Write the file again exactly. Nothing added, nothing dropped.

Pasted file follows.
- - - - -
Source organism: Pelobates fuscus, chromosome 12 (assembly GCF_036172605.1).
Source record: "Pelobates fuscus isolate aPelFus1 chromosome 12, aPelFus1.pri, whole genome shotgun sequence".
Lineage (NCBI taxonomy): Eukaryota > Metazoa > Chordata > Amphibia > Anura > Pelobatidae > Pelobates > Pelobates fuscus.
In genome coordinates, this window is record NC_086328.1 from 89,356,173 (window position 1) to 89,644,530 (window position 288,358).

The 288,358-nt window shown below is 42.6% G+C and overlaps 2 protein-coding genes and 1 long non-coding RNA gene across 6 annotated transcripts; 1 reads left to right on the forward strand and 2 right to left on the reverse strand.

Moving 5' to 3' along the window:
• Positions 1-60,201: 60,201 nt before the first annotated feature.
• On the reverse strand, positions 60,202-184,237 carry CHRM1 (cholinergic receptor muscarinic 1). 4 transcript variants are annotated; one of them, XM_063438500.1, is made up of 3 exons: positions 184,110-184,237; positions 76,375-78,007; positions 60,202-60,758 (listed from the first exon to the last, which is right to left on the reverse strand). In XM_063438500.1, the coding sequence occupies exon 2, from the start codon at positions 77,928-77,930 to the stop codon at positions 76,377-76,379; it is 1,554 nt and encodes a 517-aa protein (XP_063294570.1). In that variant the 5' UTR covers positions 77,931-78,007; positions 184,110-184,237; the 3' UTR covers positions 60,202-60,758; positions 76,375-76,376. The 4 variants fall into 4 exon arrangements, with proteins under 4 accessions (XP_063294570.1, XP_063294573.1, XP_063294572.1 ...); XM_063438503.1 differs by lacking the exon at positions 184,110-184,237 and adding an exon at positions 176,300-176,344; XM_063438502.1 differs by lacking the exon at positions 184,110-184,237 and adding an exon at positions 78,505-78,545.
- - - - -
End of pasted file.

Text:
Source organism: Pelobates fuscus, chromosome 12 (assembly GCF_036172605.1).
Source record: "Pelobates fuscus isolate aPelFus1 chromosome 12, aPelFus1.pri, whole genome shotgun sequence".
Lineage (NCBI taxonomy): Eukaryota > Metazoa > Chordata > Amphibia > Anura > Pelobatidae > Pelobates > Pelobates fuscus.
In genome coordinates, this window is record NC_086328.1 from 89,356,173 (window position 1) to 89,644,530 (window position 288,358).

The 288,358-nt window shown below is 42.6% G+C and overlaps 2 protein-coding genes and 1 long non-coding RNA gene across 6 annotated transcripts; 1 reads left to right on the forward strand and 2 right to left on the reverse strand.

Moving 5' to 3' along the window:
• Positions 1-60,201: 60,201 nt before the first annotated feature.
• On the reverse strand, positions 60,202-184,237 carry CHRM1 (cholinergic receptor muscarinic 1). 4 transcript variants are annotated; one of them, XM_063438500.1, is made up of 3 exons: positions 184,110-184,237; positions 76,375-78,007; positions 60,202-60,758 (listed from the first exon to the last, which is right to left on the reverse strand). In XM_063438500.1, the coding sequence occupies exon 2, from the start codon at positions 77,928-77,930 to the stop codon at positions 76,377-76,379; it is 1,554 nt and encodes a 517-aa protein (XP_063294570.1). In that variant the 5' UTR covers positions 77,931-78,007; positions 184,110-184,237; the 3' UTR covers positions 60,202-60,758; positions 76,375-76,376. The 4 variants fall into 4 exon arrangements, with proteins under 4 accessions (XP_063294570.1, XP_063294573.1, XP_063294572.1 ...); XM_063438503.1 differs by lacking the exon at positions 184,110-184,237 and adding an exon at positions 176,300-176,344; XM_063438502.1 differs by lacking the exon at positions 184,110-184,237 and adding an exon at positions 78,505-78,545.